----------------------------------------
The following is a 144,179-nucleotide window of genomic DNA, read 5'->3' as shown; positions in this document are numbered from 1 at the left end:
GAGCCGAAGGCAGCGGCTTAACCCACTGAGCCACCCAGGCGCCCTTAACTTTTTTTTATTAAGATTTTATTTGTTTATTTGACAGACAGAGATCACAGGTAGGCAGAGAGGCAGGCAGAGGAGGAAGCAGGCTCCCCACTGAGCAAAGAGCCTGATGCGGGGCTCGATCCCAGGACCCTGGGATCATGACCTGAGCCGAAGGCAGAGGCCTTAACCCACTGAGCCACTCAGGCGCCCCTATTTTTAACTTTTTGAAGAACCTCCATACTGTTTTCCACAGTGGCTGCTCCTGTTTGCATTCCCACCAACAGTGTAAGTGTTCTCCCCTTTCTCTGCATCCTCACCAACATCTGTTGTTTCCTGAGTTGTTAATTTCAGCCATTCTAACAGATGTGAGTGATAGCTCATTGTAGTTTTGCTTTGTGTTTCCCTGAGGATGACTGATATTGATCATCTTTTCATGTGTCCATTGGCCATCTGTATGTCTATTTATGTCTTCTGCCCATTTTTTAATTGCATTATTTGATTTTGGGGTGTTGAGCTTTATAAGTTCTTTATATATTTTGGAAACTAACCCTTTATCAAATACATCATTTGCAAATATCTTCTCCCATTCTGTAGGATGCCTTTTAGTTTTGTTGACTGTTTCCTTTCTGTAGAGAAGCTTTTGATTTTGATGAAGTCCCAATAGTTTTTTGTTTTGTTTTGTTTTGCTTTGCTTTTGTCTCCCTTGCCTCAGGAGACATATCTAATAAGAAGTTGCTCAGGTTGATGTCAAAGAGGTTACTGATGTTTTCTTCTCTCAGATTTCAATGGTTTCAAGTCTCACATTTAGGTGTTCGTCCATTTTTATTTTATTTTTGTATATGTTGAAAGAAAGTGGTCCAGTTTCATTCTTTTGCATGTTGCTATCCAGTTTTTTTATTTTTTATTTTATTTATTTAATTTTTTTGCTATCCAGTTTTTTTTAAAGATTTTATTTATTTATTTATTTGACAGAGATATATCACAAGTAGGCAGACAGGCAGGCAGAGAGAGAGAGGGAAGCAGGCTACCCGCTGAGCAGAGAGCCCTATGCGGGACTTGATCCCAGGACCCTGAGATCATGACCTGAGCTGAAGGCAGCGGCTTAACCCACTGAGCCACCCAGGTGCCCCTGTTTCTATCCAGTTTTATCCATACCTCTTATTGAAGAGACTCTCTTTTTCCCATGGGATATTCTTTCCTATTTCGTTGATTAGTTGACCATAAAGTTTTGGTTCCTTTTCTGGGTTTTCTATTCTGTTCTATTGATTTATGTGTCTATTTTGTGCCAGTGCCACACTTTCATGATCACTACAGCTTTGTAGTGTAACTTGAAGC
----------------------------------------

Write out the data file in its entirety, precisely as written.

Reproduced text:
The following is a 144,179-nucleotide window of genomic DNA, read 5'->3' as shown; positions in this document are numbered from 1 at the left end:
GAGCCGAAGGCAGCGGCTTAACCCACTGAGCCACCCAGGCGCCCTTAACTTTTTTTTATTAAGATTTTATTTGTTTATTTGACAGACAGAGATCACAGGTAGGCAGAGAGGCAGGCAGAGGAGGAAGCAGGCTCCCCACTGAGCAAAGAGCCTGATGCGGGGCTCGATCCCAGGACCCTGGGATCATGACCTGAGCCGAAGGCAGAGGCCTTAACCCACTGAGCCACTCAGGCGCCCCTATTTTTAACTTTTTGAAGAACCTCCATACTGTTTTCCACAGTGGCTGCTCCTGTTTGCATTCCCACCAACAGTGTAAGTGTTCTCCCCTTTCTCTGCATCCTCACCAACATCTGTTGTTTCCTGAGTTGTTAATTTCAGCCATTCTAACAGATGTGAGTGATAGCTCATTGTAGTTTTGCTTTGTGTTTCCCTGAGGATGACTGATATTGATCATCTTTTCATGTGTCCATTGGCCATCTGTATGTCTATTTATGTCTTCTGCCCATTTTTTAATTGCATTATTTGATTTTGGGGTGTTGAGCTTTATAAGTTCTTTATATATTTTGGAAACTAACCCTTTATCAAATACATCATTTGCAAATATCTTCTCCCATTCTGTAGGATGCCTTTTAGTTTTGTTGACTGTTTCCTTTCTGTAGAGAAGCTTTTGATTTTGATGAAGTCCCAATAGTTTTTTGTTTTGTTTTGTTTTGCTTTGCTTTTGTCTCCCTTGCCTCAGGAGACATATCTAATAAGAAGTTGCTCAGGTTGATGTCAAAGAGGTTACTGATGTTTTCTTCTCTCAGATTTCAATGGTTTCAAGTCTCACATTTAGGTGTTCGTCCATTTTTATTTTATTTTTGTATATGTTGAAAGAAAGTGGTCCAGTTTCATTCTTTTGCATGTTGCTATCCAGTTTTTTTATTTTTTATTTTATTTATTTAATTTTTTTGCTATCCAGTTTTTTTTAAAGATTTTATTTATTTATTTATTTGACAGAGATATATCACAAGTAGGCAGACAGGCAGGCAGAGAGAGAGAGGGAAGCAGGCTACCCGCTGAGCAGAGAGCCCTATGCGGGACTTGATCCCAGGACCCTGAGATCATGACCTGAGCTGAAGGCAGCGGCTTAACCCACTGAGCCACCCAGGTGCCCCTGTTTCTATCCAGTTTTATCCATACCTCTTATTGAAGAGACTCTCTTTTTCCCATGGGATATTCTTTCCTATTTCGTTGATTAGTTGACCATAAAGTTTTGGTTCCTTTTCTGGGTTTTCTATTCTGTTCTATTGATTTATGTGTCTATTTTGTGCCAGTGCCACACTTTCATGATCACTACAGCTTTGTAGTGTAACTTGAAGC